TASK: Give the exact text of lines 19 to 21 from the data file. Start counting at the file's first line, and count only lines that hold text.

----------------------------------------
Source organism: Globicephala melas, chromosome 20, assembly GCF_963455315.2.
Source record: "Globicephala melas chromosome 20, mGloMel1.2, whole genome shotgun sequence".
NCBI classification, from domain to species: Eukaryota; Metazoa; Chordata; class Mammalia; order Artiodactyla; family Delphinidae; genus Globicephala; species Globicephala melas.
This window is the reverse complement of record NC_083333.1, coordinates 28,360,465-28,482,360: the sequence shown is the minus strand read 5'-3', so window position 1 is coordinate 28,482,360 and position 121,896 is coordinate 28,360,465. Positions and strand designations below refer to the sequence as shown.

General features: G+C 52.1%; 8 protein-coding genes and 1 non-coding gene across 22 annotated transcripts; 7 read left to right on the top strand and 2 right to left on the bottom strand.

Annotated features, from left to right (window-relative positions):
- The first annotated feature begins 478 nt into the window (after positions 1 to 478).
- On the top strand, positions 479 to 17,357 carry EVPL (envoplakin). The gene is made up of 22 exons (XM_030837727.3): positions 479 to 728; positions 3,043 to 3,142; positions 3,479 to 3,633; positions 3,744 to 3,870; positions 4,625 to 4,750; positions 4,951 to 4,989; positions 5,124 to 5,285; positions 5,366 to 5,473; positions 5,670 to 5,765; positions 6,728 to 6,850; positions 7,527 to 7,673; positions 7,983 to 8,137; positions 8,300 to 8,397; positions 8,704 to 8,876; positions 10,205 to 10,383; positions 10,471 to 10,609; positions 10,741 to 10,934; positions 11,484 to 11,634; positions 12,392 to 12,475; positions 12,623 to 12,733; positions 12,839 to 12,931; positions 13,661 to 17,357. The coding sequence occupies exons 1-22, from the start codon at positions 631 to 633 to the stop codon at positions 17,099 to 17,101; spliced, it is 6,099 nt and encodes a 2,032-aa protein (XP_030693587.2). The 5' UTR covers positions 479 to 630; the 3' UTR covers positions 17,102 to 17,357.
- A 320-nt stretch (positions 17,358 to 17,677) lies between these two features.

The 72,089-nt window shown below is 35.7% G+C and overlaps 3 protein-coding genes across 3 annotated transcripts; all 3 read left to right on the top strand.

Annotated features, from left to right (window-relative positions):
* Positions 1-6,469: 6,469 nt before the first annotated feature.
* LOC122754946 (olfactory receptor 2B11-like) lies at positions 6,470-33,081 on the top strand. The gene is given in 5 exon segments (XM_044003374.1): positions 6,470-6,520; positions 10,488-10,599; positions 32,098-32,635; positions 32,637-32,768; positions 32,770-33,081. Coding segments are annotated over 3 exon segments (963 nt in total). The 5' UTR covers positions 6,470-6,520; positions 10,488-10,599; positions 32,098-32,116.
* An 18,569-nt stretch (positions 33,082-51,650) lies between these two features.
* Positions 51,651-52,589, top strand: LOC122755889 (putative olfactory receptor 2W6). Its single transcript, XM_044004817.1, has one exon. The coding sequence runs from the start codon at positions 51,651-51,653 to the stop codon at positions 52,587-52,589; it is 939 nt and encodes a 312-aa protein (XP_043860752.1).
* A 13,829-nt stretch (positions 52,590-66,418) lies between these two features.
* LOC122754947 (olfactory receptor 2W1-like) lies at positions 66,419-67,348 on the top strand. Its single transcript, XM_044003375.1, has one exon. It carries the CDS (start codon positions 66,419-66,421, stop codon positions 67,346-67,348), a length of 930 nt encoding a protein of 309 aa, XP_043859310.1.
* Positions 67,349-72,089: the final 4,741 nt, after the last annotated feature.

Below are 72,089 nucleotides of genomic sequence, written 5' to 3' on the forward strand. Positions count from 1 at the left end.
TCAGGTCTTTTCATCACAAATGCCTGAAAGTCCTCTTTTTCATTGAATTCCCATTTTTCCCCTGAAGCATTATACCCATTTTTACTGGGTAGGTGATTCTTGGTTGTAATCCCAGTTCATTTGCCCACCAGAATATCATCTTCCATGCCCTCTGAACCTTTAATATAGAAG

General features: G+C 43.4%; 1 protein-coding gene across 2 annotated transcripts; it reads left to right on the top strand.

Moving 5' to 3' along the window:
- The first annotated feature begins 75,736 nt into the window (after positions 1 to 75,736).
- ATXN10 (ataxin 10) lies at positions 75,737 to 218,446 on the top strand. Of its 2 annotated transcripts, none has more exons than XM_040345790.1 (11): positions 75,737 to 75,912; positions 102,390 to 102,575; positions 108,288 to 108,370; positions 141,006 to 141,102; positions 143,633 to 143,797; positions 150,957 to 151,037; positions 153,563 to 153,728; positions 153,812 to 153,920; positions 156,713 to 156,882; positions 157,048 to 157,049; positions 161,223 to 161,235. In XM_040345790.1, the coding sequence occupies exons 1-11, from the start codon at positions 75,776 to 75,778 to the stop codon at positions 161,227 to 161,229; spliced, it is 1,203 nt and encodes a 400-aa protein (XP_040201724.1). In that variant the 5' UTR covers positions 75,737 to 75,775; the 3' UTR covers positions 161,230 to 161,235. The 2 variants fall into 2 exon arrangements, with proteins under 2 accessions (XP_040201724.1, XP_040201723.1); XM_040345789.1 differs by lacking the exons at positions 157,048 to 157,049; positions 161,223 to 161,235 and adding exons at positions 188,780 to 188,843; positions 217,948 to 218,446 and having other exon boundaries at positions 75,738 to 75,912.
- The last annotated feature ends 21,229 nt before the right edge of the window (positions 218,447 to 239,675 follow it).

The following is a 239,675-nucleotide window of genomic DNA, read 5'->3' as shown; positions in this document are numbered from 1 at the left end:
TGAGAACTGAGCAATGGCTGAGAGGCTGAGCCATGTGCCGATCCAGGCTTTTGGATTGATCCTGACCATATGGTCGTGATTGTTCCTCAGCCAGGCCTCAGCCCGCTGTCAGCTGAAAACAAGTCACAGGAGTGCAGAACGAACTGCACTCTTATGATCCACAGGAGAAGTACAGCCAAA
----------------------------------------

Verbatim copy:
Below are 72,089 nucleotides of genomic sequence, written 5' to 3' on the forward strand. Positions count from 1 at the left end.
TCAGGTCTTTTCATCACAAATGCCTGAAAGTCCTCTTTTTCATTGAATTCCCATTTTTCCCCTGAAGCATTATACCCATTTTTACTGGGTAGGTGATTCTTGGTTGTAATCCCAGTTCATTTGCCCACCAGAATATCATCTTCCATGCCCTCTGAACCTTTAATATAGAAG

General features: G+C 43.4%; 1 protein-coding gene across 2 annotated transcripts; it reads left to right on the top strand.